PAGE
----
BISMARCK, N.D. – Gov. Doug Burgum today welcomed tribal members and other attendees to the fourth Strengthening Government to Government Partnerships and Relationships Conference, highlighting progress made through collaboration between the state and North Dakota’s tribal nations over the last two years and outlining challenges and opportunities to address in the upcoming legislative session and beyond.
“While we’ve made great progress in the last five and a half years, we know that this is just the beginning,” Burgum, who has prioritized tribal partnerships as one of his five strategic initiatives, said during his keynote address. “There are gaps that still exist, and we also understand that no two tribal nations are the same. Each has got different needs, whether it’s transportation, employment, emergency services, law enforcement, health care, education, economic development, tax agreements, or fighting the scourge of drugs, everybody’s different. But we’ve all got things in common. … We’ve got abundant resources, we’ve got people who care. We can together tackle even the biggest challenges that might be in front of us.”
About 250 people registered for the two-day conference, which was first held in January 2018 and was last held in January 2020, just before the COVID-19 pandemic hit North Dakota. Tribal leaders and elders, state agency leaders and staff, statewide elected officials and legislators are among those attending the conference. The North Dakota Indian Affairs Commission office, led by Executive Director Nathan Davis, is hosting the conference at the Bismarck Event Center. Lt. Gov. Brent Sanford and First Lady Kathryn Helgaas Burgum are among the conference speakers.
The governor shared his gratitude for the ongoing partnership and collaboration by the chairs of the five tribal nations that share geography with North Dakota: Chairman Jamie Azure of the Turtle Mountain Band of Chippewa, Chairman Doug Yankton of Spirit Lake Nation, Chairwoman Janet Alkire of the Standing Rock Sioux Tribe, Chairman Mark Fox of the Mandan, Hidatsa and Arikara (MHA) Nation, and Chairman Delbert Hopkins of the Sisseton-Wahpeton Oyate.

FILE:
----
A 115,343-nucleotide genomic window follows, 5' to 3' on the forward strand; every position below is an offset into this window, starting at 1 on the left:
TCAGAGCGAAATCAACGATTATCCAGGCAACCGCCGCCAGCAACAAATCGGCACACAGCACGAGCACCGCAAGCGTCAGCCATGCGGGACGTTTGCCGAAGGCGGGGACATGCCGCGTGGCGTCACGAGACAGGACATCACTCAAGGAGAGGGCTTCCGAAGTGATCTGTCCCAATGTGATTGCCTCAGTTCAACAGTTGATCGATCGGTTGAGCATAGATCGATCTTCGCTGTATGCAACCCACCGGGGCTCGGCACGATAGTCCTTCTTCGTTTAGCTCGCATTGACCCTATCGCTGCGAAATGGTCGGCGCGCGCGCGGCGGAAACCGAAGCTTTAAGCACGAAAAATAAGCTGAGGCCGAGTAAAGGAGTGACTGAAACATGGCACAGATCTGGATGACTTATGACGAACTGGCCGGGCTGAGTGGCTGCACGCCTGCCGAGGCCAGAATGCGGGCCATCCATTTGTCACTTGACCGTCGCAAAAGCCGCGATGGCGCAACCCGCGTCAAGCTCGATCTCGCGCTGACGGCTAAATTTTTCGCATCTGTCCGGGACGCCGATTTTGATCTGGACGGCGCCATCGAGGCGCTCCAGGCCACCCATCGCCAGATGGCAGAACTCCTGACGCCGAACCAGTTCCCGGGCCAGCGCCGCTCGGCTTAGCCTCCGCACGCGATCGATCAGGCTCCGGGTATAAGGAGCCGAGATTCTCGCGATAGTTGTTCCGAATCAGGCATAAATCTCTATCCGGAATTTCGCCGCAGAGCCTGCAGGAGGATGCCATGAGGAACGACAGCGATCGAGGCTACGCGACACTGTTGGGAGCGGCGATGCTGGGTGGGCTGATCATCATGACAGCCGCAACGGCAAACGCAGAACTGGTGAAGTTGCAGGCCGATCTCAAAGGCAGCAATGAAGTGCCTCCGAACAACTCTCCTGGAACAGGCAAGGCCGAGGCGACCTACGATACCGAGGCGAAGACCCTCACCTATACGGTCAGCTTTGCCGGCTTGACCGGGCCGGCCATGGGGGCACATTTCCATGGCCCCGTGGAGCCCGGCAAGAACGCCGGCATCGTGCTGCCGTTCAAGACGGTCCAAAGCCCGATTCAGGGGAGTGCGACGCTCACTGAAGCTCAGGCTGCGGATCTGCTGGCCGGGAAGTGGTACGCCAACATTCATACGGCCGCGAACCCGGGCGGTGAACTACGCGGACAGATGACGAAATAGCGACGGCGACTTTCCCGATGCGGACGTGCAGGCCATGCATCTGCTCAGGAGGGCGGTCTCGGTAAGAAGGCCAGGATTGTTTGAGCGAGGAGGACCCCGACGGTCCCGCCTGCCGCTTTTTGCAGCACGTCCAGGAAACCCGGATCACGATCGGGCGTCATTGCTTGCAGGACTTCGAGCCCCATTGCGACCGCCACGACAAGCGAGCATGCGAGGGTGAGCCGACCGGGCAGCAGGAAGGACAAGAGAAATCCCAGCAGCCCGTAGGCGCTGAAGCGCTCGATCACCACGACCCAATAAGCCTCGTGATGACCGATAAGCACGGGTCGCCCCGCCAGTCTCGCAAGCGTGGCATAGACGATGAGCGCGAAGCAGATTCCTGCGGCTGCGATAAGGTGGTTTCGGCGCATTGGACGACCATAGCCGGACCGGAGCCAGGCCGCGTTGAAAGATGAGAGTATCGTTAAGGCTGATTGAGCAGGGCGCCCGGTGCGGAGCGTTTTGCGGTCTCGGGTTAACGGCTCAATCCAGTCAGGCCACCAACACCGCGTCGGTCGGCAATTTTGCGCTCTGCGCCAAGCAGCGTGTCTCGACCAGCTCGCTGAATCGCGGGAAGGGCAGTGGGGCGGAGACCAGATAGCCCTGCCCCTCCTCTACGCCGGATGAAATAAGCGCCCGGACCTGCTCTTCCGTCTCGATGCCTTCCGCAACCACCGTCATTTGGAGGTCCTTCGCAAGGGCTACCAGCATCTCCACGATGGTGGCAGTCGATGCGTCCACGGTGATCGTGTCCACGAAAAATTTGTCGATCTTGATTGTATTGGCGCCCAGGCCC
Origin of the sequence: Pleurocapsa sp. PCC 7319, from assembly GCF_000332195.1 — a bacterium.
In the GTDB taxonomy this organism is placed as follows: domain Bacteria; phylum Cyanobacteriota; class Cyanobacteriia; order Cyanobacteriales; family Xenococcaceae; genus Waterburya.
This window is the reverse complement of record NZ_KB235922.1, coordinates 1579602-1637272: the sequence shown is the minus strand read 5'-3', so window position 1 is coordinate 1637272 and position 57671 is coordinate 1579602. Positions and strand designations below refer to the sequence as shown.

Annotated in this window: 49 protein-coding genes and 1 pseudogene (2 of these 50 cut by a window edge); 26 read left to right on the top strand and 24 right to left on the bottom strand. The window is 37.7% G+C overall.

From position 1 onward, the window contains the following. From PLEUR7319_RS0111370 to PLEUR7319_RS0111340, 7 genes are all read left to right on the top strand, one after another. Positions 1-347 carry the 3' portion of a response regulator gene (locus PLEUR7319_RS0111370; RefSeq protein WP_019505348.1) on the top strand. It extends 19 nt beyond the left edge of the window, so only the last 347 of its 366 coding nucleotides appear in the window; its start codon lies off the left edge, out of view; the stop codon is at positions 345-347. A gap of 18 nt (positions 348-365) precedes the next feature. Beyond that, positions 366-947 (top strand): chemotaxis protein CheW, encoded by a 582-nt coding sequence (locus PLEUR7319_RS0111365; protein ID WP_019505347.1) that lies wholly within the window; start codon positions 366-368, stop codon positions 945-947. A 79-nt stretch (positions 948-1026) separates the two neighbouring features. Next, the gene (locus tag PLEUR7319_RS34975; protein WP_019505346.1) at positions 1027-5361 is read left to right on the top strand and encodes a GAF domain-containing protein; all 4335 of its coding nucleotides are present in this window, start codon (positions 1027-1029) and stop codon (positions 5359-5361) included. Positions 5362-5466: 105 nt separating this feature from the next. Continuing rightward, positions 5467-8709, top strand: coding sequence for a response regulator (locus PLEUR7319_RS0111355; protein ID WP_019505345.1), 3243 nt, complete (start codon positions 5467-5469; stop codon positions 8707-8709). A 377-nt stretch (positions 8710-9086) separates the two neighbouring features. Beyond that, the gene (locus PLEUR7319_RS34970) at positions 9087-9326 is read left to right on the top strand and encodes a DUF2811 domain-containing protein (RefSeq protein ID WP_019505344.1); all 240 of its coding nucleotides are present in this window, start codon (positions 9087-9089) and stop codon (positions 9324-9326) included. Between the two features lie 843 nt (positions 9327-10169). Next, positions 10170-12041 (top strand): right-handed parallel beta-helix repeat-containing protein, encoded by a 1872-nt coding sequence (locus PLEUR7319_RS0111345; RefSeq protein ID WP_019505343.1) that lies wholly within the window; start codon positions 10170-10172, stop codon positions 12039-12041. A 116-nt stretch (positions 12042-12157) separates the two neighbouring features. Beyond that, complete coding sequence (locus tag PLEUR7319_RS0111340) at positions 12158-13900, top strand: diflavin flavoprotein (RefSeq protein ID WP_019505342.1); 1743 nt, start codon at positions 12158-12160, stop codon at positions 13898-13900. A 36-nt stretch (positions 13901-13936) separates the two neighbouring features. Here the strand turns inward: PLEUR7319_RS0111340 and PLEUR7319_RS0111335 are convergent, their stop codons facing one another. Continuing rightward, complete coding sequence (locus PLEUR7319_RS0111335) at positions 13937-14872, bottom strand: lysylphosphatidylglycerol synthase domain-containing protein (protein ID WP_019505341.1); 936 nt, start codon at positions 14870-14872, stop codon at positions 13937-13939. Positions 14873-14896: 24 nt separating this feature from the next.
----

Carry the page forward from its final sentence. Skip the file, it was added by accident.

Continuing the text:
Burgum highlighted the progress made since the last conference, including:
- The North Dakota Highway Patrol entered an agreement with the MHA Nation to enhance emergency response on the Fort Berthold Reservation. The agreement, signed by Burgum and Fox, allows the closest available peace officer to respond to an emergency call for service until the agency with primary jurisdiction arrives and assumes the lead. The agreement to allow mutual aid across reservation boundaries was made possible by legislation signed in 2019 and 2021. A similar agreement with Spirit Lake Nation will be signed at 11:15 a.m. Tuesday during the second day of the conference.
- Burgum signed legislation providing a framework for the state and MHA Nation to share tax revenue from oil wells that straddle the boundary of the Fort Berthold Reservation, settling an unresolved issue from the state’s historic 2019 tax agreement with MHA.
- The North Dakota National Guard finished signing memorandums of agreement with all five tribal colleges in North Dakota to make the State Tuition Assistance program available to qualified student service members attending college.
- Burgum also signed legislation to allow North Dakota Information Technology to enter into agreements with tribes and other government entities to assist with cybersecurity incident response, and to allow the state Department of Transportation to enter into agreements with tribal governments to assist with federally funded safety improvement projects on tribal-owned highways, streets, roads and bridges.
- The Highway Patrol created and implemented a five-member criminal interdiction team that focuses on drug and human trafficking and other criminal activity occurring on roadways in the state. The team is tasked with working closely with tribal law enforcement to intercept illegal substances destined for North Dakota reservations.
The governor outlined challenges and opportunities that have been identified with the Indian Affairs Commission office and other cabinet agencies as issues to address during the 2023 legislative session and beyond, including enhancing access to primary and emergency care; eliminating food deserts; reducing barriers to accessing capital; tribal gaming; expanding law enforcement, cybersecurity and tax-sharing agreements; and growing tribal tourism. Other conference topics include maximizing funding from the Infrastructure Investment and Jobs Act, drug force task force expansion and increasing behavioral health services for tribal communities.
“We’ve got to challenge ourselves to do the things that we’re talking about, including to really listen to each other,” Burgum said. “And part of that can be part of the healing that has to occur, to achieve a greater understanding of our shared history. … We, right here in this room, working together, can leave a legacy of understanding, empathy and mutual respect.”